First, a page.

The Night Note: 10/12/10

News you need to know.

By Brendan Williams-Kief
|  Tuesday, Oct 12, 2010  |  Updated 7:17 PM EDT
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The Night Note: Fight Against the "R" Word

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The following stories are brought to you by the fine folks on the News4 assignment desk.

SLAIN AID WORKER WORKED FOR BETHESDA FIRM
Gazette: The death of a worker for a Bethesda international aid and development company who was killed Friday after being abducted in Afghanistan was only the latest in a string of tragedies occurring to employees of DAI and a subcontractor in the past year.

Linda Norgrove, 36, a native of Scotland who joined DAI in January and had worked mostly in Afghanistan since 2005, was killed during a rescue attempt that involved U.S. Special Operations troops. Initial reports claimed that one of Norgrove's captors set off a bomb as her would-be rescuers approached, but a British official said this week that she may have been accidentally killed by a grenade thrown by her rescuers.

EX DAYCARE WORKER PLEADS GUILTY TO SEX OFFENSES
Inside NoVA: "A former daycare worker who gave candy to two 6-year-olds while getting them to perform sex acts on each other pleaded guilty to two charges yesterday.

Ryan James Murray, 22, was convicted in Stafford Circuit Court of aggravated sexual battery and indecent liberties.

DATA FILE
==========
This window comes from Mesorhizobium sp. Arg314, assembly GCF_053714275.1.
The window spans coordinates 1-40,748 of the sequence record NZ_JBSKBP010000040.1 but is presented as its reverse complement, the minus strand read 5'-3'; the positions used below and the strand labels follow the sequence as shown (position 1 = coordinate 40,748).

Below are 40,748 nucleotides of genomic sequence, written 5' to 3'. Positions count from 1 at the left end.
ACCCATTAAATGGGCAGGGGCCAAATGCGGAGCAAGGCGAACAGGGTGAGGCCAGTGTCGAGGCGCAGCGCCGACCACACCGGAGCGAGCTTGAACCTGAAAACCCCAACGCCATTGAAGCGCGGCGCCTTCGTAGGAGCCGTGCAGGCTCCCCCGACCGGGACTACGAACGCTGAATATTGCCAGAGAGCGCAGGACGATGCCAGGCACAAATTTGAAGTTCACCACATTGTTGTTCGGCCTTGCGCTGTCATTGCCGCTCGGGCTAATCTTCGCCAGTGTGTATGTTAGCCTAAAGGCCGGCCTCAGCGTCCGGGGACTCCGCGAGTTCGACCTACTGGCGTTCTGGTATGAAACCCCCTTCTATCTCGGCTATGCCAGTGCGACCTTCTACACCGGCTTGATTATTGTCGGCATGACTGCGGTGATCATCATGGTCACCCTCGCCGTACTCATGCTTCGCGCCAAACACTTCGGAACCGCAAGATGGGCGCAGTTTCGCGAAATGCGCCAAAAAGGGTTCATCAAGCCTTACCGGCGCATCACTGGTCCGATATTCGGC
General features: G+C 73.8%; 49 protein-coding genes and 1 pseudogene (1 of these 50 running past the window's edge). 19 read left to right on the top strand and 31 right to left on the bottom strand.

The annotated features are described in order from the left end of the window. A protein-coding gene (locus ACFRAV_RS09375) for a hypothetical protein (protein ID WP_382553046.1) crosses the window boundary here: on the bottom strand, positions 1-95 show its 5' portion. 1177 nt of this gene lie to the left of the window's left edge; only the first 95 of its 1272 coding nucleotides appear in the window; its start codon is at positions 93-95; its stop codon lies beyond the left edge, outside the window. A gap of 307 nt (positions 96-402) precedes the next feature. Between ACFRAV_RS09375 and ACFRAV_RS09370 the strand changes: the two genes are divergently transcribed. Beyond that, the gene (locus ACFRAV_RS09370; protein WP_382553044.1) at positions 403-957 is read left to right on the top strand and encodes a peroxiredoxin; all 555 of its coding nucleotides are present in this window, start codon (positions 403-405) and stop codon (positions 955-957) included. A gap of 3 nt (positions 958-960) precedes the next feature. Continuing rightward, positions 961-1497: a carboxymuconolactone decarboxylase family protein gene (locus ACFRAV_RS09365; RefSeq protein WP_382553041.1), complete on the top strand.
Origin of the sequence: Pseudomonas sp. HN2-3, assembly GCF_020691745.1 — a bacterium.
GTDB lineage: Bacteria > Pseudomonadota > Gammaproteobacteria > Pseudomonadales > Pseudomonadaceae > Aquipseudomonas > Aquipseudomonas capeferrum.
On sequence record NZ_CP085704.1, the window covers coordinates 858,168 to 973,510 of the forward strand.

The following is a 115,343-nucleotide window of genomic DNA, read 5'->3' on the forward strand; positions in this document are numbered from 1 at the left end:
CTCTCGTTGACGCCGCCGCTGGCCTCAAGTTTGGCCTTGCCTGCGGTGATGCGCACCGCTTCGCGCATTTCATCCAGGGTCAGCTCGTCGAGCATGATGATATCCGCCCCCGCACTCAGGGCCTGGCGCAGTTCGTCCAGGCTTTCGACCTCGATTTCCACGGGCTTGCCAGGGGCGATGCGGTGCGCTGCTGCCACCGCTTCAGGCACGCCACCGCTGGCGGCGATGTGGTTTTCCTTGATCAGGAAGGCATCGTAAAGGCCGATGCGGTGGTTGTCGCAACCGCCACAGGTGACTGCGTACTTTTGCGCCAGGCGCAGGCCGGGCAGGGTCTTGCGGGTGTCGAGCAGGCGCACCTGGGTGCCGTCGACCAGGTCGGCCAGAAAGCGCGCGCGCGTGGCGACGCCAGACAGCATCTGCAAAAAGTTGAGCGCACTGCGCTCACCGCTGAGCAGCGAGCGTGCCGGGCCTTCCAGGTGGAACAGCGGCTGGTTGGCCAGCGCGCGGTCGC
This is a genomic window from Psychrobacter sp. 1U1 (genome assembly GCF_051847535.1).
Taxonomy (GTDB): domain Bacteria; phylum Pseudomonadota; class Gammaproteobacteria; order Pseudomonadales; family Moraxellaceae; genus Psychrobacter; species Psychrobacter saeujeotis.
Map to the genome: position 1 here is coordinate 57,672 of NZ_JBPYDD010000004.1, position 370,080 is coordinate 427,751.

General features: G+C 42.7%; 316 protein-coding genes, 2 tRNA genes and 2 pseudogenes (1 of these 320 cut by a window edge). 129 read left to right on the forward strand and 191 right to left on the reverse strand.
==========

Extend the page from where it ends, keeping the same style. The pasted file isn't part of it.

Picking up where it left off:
He will be facing a maximum penalty of 25 years in prison when he is sentenced Dec. 17."

ONE WOMAN'S FIGHT AGAINST THE 'R' WORD
Fairfax Times: "Even though the organization's mission is to assist and advocate for people with intellectual and developmental disabilities, some in The Arc of Northern Virginia were taken aback when Executive Director Nancy Mercer wanted to bring on Jill Egle as co-executive director.

"They weren't used to thinking about someone with an intellectual disability in a leadership role," Mercer said. But she recognized leadership abilities in Egle, who originally joined the Arc staff as an administrative assistant."

REPORT: METRO FAILING ON ESCALATOR REPAIRS
Washington Post: An independent audit of Metro's escalator and elevator maintenance program has found that Metro has failed to adhere to proper standards, according to a summary of the findings to be presented to the board of directors at a meeting on Thursday.

Metro General Manager Richard Sarles ordered the assessment, which began in June, in response to frequent rider complaints. Dozens of Metro's 588 escalators and 236 elevators are out of service at any given time.

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